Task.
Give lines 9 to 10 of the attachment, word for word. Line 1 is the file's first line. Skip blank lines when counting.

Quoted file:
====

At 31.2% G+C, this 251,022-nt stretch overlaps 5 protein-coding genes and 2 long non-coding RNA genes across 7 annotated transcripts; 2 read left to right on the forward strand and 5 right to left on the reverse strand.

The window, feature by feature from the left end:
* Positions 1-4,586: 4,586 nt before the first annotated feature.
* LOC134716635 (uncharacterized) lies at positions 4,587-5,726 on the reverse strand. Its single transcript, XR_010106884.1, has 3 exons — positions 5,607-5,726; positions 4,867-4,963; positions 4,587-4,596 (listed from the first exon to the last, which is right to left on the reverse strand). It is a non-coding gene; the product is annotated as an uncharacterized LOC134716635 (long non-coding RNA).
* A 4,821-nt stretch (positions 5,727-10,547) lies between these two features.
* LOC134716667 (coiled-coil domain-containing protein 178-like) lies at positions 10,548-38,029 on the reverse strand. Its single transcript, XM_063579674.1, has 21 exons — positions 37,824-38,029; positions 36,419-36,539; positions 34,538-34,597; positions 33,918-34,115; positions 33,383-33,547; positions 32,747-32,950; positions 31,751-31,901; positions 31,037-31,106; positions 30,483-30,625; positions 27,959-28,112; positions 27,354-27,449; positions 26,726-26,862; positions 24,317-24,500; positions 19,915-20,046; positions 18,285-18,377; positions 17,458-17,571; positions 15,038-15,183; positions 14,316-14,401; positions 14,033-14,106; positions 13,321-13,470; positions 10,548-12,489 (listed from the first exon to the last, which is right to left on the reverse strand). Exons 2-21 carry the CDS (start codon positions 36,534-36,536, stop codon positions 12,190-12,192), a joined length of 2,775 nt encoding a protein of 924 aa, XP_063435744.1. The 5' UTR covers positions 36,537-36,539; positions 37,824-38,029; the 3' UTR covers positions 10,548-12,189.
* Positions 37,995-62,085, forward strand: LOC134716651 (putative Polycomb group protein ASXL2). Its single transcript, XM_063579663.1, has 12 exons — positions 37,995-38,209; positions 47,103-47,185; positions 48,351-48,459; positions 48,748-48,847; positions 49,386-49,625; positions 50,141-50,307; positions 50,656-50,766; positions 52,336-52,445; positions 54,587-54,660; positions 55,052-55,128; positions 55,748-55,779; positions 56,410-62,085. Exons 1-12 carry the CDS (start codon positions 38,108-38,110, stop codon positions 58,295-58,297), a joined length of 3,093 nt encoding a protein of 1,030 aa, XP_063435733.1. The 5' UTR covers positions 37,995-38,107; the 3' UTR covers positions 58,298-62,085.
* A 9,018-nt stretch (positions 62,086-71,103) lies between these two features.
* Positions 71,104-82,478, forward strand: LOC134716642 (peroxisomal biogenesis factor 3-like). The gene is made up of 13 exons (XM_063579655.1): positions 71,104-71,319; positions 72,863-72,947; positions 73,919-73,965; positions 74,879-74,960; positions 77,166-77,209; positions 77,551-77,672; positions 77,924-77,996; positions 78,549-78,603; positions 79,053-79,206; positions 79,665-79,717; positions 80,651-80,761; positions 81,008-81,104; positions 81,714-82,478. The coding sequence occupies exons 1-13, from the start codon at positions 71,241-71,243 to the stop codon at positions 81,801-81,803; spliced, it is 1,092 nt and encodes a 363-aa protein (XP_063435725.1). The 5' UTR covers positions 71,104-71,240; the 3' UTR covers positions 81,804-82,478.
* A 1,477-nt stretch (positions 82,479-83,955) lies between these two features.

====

* Positions 71,104-82,478, forward strand: LOC134716642 (peroxisomal biogenesis factor 3-like). The gene is made up of 13 exons (XM_063579655.1): positions 71,104-71,319; positions 72,863-72,947; positions 73,919-73,965; positions 74,879-74,960; positions 77,166-77,209; positions 77,551-77,672; positions 77,924-77,996; positions 78,549-78,603; positions 79,053-79,206; positions 79,665-79,717; positions 80,651-80,761; positions 81,008-81,104; positions 81,714-82,478. The coding sequence occupies exons 1-13, from the start codon at positions 71,241-71,243 to the stop codon at positions 81,801-81,803; spliced, it is 1,092 nt and encodes a 363-aa protein (XP_063435725.1). The 5' UTR covers positions 71,104-71,240; the 3' UTR covers positions 81,804-82,478.
* A 1,477-nt stretch (positions 82,479-83,955) lies between these two features.